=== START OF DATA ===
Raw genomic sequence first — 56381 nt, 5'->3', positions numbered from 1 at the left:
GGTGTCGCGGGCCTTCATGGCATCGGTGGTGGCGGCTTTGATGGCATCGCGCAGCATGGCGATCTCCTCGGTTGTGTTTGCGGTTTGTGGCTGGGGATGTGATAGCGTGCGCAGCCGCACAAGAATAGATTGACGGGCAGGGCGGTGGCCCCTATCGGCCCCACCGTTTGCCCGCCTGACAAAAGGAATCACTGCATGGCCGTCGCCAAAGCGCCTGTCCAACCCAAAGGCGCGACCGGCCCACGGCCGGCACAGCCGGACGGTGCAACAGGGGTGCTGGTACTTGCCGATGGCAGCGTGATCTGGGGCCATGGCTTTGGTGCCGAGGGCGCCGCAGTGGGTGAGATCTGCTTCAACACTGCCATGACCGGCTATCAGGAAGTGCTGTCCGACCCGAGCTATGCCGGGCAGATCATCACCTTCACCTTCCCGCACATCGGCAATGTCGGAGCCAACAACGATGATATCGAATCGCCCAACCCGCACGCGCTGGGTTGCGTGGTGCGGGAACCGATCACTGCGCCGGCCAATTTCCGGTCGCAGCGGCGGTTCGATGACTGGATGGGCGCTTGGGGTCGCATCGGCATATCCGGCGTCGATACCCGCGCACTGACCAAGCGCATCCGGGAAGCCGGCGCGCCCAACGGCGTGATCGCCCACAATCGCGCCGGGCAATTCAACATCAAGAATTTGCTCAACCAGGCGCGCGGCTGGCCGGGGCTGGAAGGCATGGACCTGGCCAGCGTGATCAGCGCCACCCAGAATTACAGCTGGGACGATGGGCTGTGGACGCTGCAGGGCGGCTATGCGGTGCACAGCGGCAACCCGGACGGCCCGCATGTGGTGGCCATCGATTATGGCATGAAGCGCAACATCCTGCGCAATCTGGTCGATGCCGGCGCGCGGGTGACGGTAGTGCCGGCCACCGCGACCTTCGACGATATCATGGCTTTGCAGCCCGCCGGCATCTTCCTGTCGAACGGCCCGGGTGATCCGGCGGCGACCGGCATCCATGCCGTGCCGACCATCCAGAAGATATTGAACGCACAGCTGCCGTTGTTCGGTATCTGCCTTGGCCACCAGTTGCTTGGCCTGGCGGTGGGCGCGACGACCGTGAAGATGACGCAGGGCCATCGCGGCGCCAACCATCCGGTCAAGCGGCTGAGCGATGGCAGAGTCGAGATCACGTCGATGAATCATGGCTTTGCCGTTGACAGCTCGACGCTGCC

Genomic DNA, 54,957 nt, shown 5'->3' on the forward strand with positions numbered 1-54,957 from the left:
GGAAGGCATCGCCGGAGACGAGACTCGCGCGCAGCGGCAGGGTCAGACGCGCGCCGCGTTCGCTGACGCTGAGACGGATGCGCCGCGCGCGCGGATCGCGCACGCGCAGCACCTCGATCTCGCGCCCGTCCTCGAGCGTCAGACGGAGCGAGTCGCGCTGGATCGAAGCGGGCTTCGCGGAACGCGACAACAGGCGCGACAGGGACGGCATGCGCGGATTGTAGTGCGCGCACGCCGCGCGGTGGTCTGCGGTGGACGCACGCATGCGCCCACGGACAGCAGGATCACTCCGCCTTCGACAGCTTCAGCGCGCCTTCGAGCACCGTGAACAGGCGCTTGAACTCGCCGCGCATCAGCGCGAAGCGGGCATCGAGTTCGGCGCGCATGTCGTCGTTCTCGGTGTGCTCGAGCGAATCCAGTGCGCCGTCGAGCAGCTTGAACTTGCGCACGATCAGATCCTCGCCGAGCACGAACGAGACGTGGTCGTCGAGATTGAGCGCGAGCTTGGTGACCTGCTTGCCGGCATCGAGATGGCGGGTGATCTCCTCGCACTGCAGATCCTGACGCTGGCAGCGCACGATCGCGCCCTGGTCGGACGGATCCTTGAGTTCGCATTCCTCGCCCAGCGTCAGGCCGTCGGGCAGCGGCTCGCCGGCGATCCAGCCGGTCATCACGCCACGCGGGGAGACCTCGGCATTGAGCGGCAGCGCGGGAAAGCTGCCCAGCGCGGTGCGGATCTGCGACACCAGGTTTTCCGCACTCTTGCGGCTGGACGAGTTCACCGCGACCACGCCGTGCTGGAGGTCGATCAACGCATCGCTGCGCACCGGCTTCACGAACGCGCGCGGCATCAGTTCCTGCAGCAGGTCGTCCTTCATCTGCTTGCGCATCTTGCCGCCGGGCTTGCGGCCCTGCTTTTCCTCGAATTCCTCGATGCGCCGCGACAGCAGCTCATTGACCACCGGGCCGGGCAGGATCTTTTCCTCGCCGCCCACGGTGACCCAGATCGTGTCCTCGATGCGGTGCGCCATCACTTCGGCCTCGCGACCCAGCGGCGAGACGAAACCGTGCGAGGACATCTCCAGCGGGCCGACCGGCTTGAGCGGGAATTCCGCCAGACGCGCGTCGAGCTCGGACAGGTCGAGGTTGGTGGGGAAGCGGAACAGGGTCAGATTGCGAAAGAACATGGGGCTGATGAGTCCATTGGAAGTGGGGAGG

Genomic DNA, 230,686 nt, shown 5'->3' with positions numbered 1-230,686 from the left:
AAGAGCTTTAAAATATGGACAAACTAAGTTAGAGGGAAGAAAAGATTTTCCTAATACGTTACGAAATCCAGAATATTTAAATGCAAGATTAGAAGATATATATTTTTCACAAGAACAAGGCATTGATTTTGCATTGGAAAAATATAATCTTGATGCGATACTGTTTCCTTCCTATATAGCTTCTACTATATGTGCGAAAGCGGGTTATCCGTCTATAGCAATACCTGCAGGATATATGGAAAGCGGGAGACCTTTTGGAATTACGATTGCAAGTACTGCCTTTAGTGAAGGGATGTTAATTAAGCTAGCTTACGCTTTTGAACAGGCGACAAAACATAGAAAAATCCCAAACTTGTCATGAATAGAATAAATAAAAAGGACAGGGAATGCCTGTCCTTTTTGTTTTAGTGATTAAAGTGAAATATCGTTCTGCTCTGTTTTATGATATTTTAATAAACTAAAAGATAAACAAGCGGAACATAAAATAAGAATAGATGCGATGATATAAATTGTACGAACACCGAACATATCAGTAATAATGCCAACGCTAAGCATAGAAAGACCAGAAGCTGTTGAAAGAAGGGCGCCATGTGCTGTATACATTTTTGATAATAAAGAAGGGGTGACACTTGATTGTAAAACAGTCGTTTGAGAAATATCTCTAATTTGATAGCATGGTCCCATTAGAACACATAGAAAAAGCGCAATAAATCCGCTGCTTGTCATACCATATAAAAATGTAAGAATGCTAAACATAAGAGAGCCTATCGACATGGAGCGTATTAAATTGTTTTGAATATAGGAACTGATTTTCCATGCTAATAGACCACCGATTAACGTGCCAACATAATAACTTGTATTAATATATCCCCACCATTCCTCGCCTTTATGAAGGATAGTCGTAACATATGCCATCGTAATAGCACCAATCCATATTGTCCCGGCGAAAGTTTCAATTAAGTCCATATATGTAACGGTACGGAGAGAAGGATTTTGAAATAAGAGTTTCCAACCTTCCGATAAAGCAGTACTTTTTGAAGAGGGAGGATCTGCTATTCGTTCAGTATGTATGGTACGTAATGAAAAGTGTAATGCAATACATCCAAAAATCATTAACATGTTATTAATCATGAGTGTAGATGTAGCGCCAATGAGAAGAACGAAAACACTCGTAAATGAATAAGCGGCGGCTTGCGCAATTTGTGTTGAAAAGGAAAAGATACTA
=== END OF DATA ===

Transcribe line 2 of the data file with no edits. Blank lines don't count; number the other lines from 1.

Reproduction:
GGTGTCGCGGGCCTTCATGGCATCGGTGGTGGCGGCTTTGATGGCATCGCGCAGCATGGCGATCTCCTCGGTTGTGTTTGCGGTTTGTGGCTGGGGATGTGATAGCGTGCGCAGCCGCACAAGAATAGATTGACGGGCAGGGCGGTGGCCCCTATCGGCCCCACCGTTTGCCCGCCTGACAAAAGGAATCACTGCATGGCCGTCGCCAAAGCGCCTGTCCAACCCAAAGGCGCGACCGGCCCACGGCCGGCACAGCCGGACGGTGCAACAGGGGTGCTGGTACTTGCCGATGGCAGCGTGATCTGGGGCCATGGCTTTGGTGCCGAGGGCGCCGCAGTGGGTGAGATCTGCTTCAACACTGCCATGACCGGCTATCAGGAAGTGCTGTCCGACCCGAGCTATGCCGGGCAGATCATCACCTTCACCTTCCCGCACATCGGCAATGTCGGAGCCAACAACGATGATATCGAATCGCCCAACCCGCACGCGCTGGGTTGCGTGGTGCGGGAACCGATCACTGCGCCGGCCAATTTCCGGTCGCAGCGGCGGTTCGATGACTGGATGGGCGCTTGGGGTCGCATCGGCATATCCGGCGTCGATACCCGCGCACTGACCAAGCGCATCCGGGAAGCCGGCGCGCCCAACGGCGTGATCGCCCACAATCGCGCCGGGCAATTCAACATCAAGAATTTGCTCAACCAGGCGCGCGGCTGGCCGGGGCTGGAAGGCATGGACCTGGCCAGCGTGATCAGCGCCACCCAGAATTACAGCTGGGACGATGGGCTGTGGACGCTGCAGGGCGGCTATGCGGTGCACAGCGGCAACCCGGACGGCCCGCATGTGGTGGCCATCGATTATGGCATGAAGCGCAACATCCTGCGCAATCTGGTCGATGCCGGCGCGCGGGTGACGGTAGTGCCGGCCACCGCGACCTTCGACGATATCATGGCTTTGCAGCCCGCCGGCATCTTCCTGTCGAACGGCCCGGGTGATCCGGCGGCGACCGGCATCCATGCCGTGCCGACCATCCAGAAGATATTGAACGCACAGCTGCCGTTGTTCGGTATCTGCCTTGGCCACCAGTTGCTTGGCCTGGCGGTGGGCGCGACGACCGTGAAGATGACGCAGGGCCATCGCGGCGCCAACCATCCGGTCAAGCGGCTGAGCGATGGCAGAGTCGAGATCACGTCGATGAATCATGGCTTTGCCGTTGACAGCTCGACGCTGCC